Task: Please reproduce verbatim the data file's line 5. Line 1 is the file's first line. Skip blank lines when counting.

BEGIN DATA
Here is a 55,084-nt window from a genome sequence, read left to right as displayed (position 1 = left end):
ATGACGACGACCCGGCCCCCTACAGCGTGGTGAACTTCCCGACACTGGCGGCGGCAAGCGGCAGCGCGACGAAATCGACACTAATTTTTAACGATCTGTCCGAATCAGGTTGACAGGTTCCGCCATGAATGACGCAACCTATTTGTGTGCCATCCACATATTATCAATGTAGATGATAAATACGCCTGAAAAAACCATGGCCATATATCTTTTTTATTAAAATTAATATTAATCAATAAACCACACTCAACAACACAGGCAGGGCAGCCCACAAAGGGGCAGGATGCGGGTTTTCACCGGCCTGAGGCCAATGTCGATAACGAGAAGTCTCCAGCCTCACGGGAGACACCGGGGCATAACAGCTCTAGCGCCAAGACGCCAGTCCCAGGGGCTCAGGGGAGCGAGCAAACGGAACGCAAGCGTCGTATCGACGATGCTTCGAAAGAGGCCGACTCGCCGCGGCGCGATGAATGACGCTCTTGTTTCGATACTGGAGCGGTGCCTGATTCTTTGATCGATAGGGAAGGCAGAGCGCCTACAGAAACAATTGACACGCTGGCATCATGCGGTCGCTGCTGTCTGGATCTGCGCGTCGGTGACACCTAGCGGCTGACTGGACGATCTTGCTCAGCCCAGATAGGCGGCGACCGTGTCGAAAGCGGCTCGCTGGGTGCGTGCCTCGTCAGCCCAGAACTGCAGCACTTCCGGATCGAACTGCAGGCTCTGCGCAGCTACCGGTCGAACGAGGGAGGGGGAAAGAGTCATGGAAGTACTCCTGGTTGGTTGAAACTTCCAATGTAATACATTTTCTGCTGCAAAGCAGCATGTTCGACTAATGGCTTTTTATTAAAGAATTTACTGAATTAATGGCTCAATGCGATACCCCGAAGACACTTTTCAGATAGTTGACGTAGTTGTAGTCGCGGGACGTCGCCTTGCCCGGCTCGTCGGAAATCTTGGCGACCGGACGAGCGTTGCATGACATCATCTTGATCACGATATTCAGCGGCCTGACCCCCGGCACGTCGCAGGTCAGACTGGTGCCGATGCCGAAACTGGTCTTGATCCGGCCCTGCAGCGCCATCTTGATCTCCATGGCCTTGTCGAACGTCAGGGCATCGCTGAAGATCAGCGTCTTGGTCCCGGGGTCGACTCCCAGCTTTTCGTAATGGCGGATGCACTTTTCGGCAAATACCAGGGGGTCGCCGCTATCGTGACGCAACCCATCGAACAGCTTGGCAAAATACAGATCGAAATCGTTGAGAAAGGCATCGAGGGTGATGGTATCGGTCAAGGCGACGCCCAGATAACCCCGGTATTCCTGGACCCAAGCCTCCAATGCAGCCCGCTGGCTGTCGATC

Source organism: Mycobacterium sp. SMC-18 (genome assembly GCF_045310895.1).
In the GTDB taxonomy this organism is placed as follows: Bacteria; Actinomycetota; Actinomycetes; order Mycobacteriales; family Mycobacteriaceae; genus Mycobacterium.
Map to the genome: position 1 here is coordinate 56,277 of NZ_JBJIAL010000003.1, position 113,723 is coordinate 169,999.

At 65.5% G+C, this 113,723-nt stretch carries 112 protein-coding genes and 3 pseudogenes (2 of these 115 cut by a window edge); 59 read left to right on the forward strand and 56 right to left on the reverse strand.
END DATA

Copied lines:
Map to the genome: position 1 here is coordinate 56,277 of NZ_JBJIAL010000003.1, position 113,723 is coordinate 169,999.